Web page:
Quick Hits: FDA Concerns Over Antibiotic, Low Vitamin D and Bladder Cancer & More

Quick Hits: Transvaginal Mesh Pulled, New Weight Loss Drug & More

An FDA advisory committee has narrowly recommended approval of a new antibiotic to treat pneumonia. The committee voted 7-6 that the drug, solithromycin, is as effective as another antibiotic, Avelox (moxifloxacin). However, solithromycin has liver toxicity issues associated with it, according to an FDA review. In addition, agency staff had concerns about a relatively high number of infusion site-related reactions. Solithromycin is related to another antibiotic already on the market, Ketek (telithromycin), that has been linked with liver problems and is not frequently prescribed as a result. The FDA is slated to make a decision on whether or not to approve solithromycin by the end of December. Posted November 7, 2016. Via Reuters.

People who don’t get enough vitamin D may be at increased risk for bladder cancer. That conclusion was made by researchers based on a review of 7 studies conducted by scientists in the UK. Five out of the 7 studies linked low vitamin D levels to an increased risk of bladder cancer, according to a presentation at a medical conference by researchers at the University of Warwick. Prior research has linked vitamin D deficiency with cardiovascular disease, cognitive impairment, autoimmune diseases and cancer. The body naturally produces vitamin D through exposure to sunlight. Although more studies are needed, “our work suggests that low levels of vitamin D in the blood may prevent the cells within the bladder from stimulating an adequate response to abnormal cells,” the study’s lead author said in a news release. Posted November 8, 2016. Via University of Warwick.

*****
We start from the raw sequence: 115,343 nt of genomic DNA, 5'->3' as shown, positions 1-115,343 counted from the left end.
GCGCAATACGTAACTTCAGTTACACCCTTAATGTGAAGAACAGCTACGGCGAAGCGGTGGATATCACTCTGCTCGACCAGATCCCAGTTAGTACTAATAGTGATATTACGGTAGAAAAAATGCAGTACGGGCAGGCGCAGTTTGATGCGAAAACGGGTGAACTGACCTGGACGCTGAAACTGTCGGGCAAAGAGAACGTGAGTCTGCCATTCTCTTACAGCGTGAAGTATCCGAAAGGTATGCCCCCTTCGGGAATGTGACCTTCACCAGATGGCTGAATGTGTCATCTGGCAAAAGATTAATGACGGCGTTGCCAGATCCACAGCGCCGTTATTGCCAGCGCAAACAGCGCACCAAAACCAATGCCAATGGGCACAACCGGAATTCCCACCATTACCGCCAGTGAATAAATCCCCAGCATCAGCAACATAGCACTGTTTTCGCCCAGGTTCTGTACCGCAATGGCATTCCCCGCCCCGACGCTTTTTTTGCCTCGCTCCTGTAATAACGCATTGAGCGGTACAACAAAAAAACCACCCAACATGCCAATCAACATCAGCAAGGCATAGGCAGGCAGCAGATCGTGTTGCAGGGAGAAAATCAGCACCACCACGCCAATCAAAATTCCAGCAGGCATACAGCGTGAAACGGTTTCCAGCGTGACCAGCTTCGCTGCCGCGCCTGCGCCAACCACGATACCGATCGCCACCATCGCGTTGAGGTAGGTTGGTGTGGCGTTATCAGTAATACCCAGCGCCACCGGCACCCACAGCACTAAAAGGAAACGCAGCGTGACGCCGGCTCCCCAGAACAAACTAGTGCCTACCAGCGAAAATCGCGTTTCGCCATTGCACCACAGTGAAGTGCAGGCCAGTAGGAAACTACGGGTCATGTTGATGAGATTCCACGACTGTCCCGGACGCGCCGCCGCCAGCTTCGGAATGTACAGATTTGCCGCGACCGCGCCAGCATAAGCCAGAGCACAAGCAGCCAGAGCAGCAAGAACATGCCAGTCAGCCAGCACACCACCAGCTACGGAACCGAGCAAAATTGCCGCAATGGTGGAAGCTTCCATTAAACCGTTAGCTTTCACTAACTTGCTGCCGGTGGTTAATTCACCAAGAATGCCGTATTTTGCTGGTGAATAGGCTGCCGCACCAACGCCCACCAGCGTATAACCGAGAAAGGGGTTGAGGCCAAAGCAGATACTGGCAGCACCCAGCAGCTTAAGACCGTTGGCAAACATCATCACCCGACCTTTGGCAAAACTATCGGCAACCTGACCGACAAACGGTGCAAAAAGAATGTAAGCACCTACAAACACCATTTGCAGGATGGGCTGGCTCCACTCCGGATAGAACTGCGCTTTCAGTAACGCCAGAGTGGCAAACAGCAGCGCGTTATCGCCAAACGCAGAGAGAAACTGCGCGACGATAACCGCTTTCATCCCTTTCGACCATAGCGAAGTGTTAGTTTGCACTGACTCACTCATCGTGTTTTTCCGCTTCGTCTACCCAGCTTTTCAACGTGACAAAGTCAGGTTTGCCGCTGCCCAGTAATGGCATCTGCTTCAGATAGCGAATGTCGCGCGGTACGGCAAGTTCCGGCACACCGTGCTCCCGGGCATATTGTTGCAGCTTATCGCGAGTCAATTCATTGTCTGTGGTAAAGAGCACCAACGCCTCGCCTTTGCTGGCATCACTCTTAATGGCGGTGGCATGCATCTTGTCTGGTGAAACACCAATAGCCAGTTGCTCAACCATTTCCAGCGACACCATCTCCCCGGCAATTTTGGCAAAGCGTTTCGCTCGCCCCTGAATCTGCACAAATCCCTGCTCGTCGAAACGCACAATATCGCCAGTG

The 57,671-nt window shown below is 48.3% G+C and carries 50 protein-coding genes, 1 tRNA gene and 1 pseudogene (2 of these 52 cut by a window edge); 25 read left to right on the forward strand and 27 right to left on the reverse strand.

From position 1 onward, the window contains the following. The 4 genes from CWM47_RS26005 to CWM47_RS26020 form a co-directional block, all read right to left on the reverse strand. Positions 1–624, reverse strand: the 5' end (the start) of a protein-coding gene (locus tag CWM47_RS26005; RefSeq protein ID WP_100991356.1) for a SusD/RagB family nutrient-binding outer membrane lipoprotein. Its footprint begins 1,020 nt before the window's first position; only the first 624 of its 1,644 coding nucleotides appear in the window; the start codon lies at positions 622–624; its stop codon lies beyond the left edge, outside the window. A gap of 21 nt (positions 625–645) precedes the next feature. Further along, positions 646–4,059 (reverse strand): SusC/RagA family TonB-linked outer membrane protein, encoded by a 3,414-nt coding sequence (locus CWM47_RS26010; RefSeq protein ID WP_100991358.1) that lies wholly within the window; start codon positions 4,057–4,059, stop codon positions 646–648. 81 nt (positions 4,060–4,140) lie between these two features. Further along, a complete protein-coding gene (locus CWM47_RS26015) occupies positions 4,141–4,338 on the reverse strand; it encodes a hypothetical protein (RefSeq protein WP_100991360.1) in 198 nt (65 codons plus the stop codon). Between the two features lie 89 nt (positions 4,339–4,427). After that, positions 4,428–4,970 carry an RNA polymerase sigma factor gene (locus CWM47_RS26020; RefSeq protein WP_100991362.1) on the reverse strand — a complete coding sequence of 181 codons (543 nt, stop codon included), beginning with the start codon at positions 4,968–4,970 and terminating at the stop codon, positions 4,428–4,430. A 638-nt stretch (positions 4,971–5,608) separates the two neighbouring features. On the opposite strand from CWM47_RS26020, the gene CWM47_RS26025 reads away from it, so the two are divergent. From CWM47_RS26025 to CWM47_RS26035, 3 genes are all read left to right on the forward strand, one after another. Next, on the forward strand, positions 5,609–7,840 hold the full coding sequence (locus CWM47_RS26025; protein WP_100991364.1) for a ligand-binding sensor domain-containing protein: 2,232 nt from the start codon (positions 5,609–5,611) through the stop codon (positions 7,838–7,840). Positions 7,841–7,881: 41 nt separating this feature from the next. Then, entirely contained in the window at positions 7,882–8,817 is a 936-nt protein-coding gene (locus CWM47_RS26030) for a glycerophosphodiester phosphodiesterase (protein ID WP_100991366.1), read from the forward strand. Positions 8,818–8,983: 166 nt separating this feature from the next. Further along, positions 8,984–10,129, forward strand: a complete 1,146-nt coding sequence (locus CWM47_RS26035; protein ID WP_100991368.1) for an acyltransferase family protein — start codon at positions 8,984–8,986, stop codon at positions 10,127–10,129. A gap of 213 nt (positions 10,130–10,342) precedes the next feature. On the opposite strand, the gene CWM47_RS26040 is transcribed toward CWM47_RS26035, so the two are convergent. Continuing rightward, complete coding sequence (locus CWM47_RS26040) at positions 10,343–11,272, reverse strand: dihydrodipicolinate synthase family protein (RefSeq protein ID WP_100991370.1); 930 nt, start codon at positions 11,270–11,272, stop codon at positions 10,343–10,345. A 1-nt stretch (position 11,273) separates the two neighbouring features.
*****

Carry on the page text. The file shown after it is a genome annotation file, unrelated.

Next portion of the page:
The FDA has issued a new rule that limits a tactic used by pharmaceutical companies to delay generic drugs from coming to the market. Filing a “citizen petition” is intended to make the FDA aware of potential concerns with a drug’s risk or effectiveness and trigger a review. However, drug companies have filed such petitions in regard to generic drugs set to become available to delay competition. Brand-name firms filed 92% of the citizen petitions between 2011 and 2015, according to a recent review. More than 9 out of 10 of them were rejected by the FDA. Posted November 9, 2016. Via STAT.


Jonathan Block

Jonathan Block

Jonathan Block is a freelance writer and former MedShadow content editor. He has been an editor and writer for multiple pharmaceutical, health and medical publications, including BioCentury, The Pink Sheet, Modern Healthcare, Health Plan Week and Psychiatry Advisor. He holds a BA from Tufts University and is earning an MPH with a focus on health policy from the CUNY Graduate School of Public Health & Health Policy.


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